A Federal Court judge has rejected a bid to compel probate professionals to provide an “unbiased, neutral” account of their role in a controversial probate dispute.
Key points:The lawyer representing the three women says they had to do it on their ownThe court heard the women had been promised money for their work when they left probateThe judge said the “burden” was “too great” to have to work for the “benefit of the public”The judge also rejected a petition to force the women to give an account of how they were treated during their time as probate court residents.
The women who represented the women in the probacy case in the Northern Territory’s high court were represented by barrister David Sperry QC.
But the lawyer representing them, lawyer Jacqueline Goulson, said they had no choice but to work on their behalf and that they had not been paid.
“It was very, very difficult,” she said.
“They had no other choice.
It’s just a matter of time.”
She said it was “the least we can do for them and the most reasonable thing to do”.
“It’s quite clear that their clients have been entitled to a fair and impartial account of what happened.”
Ms Goulsons lawyer told the court she was unaware of any case in which the court had found a lawyer had been paid to act for the benefit of the court.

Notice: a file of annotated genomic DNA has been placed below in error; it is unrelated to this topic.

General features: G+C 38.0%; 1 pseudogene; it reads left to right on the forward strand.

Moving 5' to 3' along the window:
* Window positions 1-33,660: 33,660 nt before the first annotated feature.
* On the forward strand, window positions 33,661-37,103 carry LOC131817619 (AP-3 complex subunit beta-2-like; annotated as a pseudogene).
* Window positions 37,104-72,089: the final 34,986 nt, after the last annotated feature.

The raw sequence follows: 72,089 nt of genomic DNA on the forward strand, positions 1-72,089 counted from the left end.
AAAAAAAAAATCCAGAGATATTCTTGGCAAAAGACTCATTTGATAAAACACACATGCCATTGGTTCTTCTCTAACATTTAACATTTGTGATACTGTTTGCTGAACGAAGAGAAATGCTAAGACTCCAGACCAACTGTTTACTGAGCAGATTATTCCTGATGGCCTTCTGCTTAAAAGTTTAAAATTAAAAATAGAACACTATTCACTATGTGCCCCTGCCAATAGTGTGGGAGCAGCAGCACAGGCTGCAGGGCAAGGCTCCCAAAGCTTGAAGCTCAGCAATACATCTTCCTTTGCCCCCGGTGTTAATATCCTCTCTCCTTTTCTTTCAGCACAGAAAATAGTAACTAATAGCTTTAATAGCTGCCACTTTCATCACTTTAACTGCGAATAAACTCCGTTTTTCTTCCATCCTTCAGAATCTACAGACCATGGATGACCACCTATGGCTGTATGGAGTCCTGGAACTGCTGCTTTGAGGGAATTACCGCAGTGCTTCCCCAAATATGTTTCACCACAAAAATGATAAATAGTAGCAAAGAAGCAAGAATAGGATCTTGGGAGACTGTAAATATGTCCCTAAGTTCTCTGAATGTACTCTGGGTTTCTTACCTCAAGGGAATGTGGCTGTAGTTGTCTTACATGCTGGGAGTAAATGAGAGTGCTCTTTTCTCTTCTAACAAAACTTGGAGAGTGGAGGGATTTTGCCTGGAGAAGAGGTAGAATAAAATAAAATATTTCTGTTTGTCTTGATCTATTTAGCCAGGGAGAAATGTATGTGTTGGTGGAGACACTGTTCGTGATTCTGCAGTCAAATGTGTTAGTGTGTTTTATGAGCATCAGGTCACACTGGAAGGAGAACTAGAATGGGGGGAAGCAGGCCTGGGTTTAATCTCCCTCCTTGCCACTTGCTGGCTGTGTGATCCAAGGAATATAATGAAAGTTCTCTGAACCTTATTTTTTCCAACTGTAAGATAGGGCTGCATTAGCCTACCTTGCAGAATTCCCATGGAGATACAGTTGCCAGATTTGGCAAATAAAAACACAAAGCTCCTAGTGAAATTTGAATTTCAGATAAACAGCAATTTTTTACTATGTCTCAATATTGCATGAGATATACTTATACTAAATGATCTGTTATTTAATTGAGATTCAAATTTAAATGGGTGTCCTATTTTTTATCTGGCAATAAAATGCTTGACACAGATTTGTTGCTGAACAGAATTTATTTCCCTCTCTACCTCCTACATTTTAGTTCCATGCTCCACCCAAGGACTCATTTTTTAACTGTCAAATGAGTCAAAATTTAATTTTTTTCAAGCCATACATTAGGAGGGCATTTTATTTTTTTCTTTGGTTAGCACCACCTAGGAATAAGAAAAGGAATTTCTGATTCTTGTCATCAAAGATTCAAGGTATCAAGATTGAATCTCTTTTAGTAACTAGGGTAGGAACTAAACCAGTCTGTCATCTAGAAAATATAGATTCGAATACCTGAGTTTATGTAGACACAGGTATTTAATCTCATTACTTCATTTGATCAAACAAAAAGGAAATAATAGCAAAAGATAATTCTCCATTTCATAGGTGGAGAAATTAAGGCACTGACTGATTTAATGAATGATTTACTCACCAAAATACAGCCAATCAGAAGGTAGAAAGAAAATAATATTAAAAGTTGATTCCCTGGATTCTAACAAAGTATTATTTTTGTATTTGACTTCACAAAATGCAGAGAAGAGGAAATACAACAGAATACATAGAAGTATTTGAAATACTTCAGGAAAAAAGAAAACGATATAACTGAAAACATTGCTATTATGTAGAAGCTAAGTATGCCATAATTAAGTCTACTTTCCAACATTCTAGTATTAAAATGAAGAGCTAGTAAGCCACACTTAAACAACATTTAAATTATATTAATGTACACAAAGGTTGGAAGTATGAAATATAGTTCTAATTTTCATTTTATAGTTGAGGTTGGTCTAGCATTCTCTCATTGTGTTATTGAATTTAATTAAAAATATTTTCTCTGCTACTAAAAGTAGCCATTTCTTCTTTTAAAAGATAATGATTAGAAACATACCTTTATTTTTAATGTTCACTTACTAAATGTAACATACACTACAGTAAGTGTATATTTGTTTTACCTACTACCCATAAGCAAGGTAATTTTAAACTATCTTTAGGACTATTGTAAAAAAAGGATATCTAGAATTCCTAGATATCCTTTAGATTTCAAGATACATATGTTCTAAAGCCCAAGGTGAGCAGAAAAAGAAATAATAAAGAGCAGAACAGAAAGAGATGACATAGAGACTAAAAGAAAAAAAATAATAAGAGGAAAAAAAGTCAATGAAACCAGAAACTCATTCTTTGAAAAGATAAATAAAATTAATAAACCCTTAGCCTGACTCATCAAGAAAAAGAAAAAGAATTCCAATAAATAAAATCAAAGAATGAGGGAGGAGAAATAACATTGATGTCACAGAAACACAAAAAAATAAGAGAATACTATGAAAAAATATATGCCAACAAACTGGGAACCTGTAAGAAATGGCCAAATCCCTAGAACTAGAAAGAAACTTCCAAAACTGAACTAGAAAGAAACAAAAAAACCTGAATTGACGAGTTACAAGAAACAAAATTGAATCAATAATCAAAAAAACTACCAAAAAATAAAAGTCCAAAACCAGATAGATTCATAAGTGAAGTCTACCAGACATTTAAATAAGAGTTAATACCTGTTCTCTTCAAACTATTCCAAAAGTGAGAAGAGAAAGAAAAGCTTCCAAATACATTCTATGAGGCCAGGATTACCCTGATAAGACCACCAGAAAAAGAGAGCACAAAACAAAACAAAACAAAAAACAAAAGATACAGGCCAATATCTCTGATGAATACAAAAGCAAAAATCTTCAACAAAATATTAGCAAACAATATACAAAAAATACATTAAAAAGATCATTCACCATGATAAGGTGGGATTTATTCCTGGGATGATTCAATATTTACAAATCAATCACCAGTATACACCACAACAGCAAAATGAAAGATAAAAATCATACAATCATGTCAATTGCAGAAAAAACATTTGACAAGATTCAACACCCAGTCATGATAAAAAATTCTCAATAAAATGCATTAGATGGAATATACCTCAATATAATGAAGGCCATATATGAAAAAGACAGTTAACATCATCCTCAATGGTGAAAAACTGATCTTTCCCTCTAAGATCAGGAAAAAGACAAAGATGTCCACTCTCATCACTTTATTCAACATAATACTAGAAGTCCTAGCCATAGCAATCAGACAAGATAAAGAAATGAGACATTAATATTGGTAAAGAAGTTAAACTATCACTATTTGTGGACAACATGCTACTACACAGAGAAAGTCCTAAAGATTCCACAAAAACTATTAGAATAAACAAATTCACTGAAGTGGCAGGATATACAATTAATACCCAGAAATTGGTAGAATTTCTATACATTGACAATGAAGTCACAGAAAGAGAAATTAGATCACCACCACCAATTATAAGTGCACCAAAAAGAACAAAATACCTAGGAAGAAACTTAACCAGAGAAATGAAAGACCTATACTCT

Ms Goulsson said the women were told their services would be available to the public on a trial basis, but were instead asked to provide the “best professional account of proceedings” and a “fair and impartial report”.
The women were given $30,000 for their time.
She said they were not aware of any other case where a lawyer was asked to represent the public.
“I’m not aware that’s ever happened in the public sector,” she told the Federal Court.
“We’re not talking about a person that’s sitting on a bench in a courtroom or someone that’s doing an oral submission.”
Our clients have a right to be able to get this kind of account from a professional and we’re not going to be satisfied that that’s happening.
“Ms Sperrry said the case was “unfortunate” and “one of the worst I’ve ever heard”.”
I don’t think the public will get the best of what’s going on,” he said.
He also said he believed the women should not have to pay for their own legal advice.”
The public will have to get access to that if they want to have an independent, impartial, and independent view of the proceedings,” he told the Court.
The court has been told the women told their lawyer was not paid when they joined the court, but was offered the job when they returned to their home country.
The case was transferred to a Northern Territory Court in February this year.
Judge Andrew Tappin, who heard the case, said there was “no basis for believing that there was any breach of trust” and the matter would be referred to the High Court.
He said he would not be “brazen” in requiring the women’s account to be made public.
He added he would “not tolerate” the women being forced to give up their jobs as a result.
Topics:courts-and-trials,courts,justice,taupau-4330,nsw,nash-4740,arriba-4250First posted May 18, 2018 07:59:04Contact Melissa RaffertyMore stories from New South Wales